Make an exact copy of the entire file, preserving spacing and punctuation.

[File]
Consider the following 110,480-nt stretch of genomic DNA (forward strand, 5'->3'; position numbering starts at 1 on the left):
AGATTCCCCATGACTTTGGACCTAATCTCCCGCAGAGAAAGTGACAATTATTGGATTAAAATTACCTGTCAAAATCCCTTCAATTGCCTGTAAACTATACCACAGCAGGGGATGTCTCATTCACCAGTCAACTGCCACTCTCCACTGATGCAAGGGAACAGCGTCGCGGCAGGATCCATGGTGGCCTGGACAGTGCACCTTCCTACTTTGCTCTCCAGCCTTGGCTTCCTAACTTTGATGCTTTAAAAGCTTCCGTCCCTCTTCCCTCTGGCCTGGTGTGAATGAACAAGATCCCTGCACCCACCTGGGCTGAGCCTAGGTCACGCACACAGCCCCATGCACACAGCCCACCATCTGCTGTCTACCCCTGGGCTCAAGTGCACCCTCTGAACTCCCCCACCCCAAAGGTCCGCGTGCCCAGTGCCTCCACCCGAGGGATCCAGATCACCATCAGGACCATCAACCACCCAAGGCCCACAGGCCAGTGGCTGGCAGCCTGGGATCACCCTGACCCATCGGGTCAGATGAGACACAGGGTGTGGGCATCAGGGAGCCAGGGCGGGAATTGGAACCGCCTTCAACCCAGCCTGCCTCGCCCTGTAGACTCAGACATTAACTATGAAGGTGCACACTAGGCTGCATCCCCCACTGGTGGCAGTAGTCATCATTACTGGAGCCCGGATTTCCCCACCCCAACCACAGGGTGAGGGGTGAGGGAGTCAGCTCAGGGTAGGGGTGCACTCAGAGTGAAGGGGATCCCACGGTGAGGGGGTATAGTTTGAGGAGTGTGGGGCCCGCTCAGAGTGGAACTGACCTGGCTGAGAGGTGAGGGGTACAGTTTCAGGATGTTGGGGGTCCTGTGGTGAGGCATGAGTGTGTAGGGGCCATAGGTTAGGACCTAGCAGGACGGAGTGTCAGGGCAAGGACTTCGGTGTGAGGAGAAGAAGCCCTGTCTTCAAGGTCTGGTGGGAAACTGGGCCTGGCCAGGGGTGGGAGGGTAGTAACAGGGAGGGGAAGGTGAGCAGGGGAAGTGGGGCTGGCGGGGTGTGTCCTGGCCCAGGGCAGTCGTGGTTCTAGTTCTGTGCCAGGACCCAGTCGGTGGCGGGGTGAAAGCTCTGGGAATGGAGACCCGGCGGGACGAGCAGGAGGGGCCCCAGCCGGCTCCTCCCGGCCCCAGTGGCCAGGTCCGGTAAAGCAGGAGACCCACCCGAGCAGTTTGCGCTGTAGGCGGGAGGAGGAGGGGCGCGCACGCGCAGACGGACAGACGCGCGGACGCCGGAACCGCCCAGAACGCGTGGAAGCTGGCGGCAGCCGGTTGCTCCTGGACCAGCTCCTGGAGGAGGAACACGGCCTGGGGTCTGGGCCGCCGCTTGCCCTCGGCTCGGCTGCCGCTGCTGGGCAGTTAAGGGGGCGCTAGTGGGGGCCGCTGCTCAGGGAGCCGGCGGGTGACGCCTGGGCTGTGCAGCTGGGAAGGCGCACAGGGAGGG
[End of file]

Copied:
Consider the following 110,480-nt stretch of genomic DNA (forward strand, 5'->3'; position numbering starts at 1 on the left):
AGATTCCCCATGACTTTGGACCTAATCTCCCGCAGAGAAAGTGACAATTATTGGATTAAAATTACCTGTCAAAATCCCTTCAATTGCCTGTAAACTATACCACAGCAGGGGATGTCTCATTCACCAGTCAACTGCCACTCTCCACTGATGCAAGGGAACAGCGTCGCGGCAGGATCCATGGTGGCCTGGACAGTGCACCTTCCTACTTTGCTCTCCAGCCTTGGCTTCCTAACTTTGATGCTTTAAAAGCTTCCGTCCCTCTTCCCTCTGGCCTGGTGTGAATGAACAAGATCCCTGCACCCACCTGGGCTGAGCCTAGGTCACGCACACAGCCCCATGCACACAGCCCACCATCTGCTGTCTACCCCTGGGCTCAAGTGCACCCTCTGAACTCCCCCACCCCAAAGGTCCGCGTGCCCAGTGCCTCCACCCGAGGGATCCAGATCACCATCAGGACCATCAACCACCCAAGGCCCACAGGCCAGTGGCTGGCAGCCTGGGATCACCCTGACCCATCGGGTCAGATGAGACACAGGGTGTGGGCATCAGGGAGCCAGGGCGGGAATTGGAACCGCCTTCAACCCAGCCTGCCTCGCCCTGTAGACTCAGACATTAACTATGAAGGTGCACACTAGGCTGCATCCCCCACTGGTGGCAGTAGTCATCATTACTGGAGCCCGGATTTCCCCACCCCAACCACAGGGTGAGGGGTGAGGGAGTCAGCTCAGGGTAGGGGTGCACTCAGAGTGAAGGGGATCCCACGGTGAGGGGGTATAGTTTGAGGAGTGTGGGGCCCGCTCAGAGTGGAACTGACCTGGCTGAGAGGTGAGGGGTACAGTTTCAGGATGTTGGGGGTCCTGTGGTGAGGCATGAGTGTGTAGGGGCCATAGGTTAGGACCTAGCAGGACGGAGTGTCAGGGCAAGGACTTCGGTGTGAGGAGAAGAAGCCCTGTCTTCAAGGTCTGGTGGGAAACTGGGCCTGGCCAGGGGTGGGAGGGTAGTAACAGGGAGGGGAAGGTGAGCAGGGGAAGTGGGGCTGGCGGGGTGTGTCCTGGCCCAGGGCAGTCGTGGTTCTAGTTCTGTGCCAGGACCCAGTCGGTGGCGGGGTGAAAGCTCTGGGAATGGAGACCCGGCGGGACGAGCAGGAGGGGCCCCAGCCGGCTCCTCCCGGCCCCAGTGGCCAGGTCCGGTAAAGCAGGAGACCCACCCGAGCAGTTTGCGCTGTAGGCGGGAGGAGGAGGGGCGCGCACGCGCAGACGGACAGACGCGCGGACGCCGGAACCGCCCAGAACGCGTGGAAGCTGGCGGCAGCCGGTTGCTCCTGGACCAGCTCCTGGAGGAGGAACACGGCCTGGGGTCTGGGCCGCCGCTTGCCCTCGGCTCGGCTGCCGCTGCTGGGCAGTTAAGGGGGCGCTAGTGGGGGCCGCTGCTCAGGGAGCCGGCGGGTGACGCCTGGGCTGTGCAGCTGGGAAGGCGCACAGGGAGGG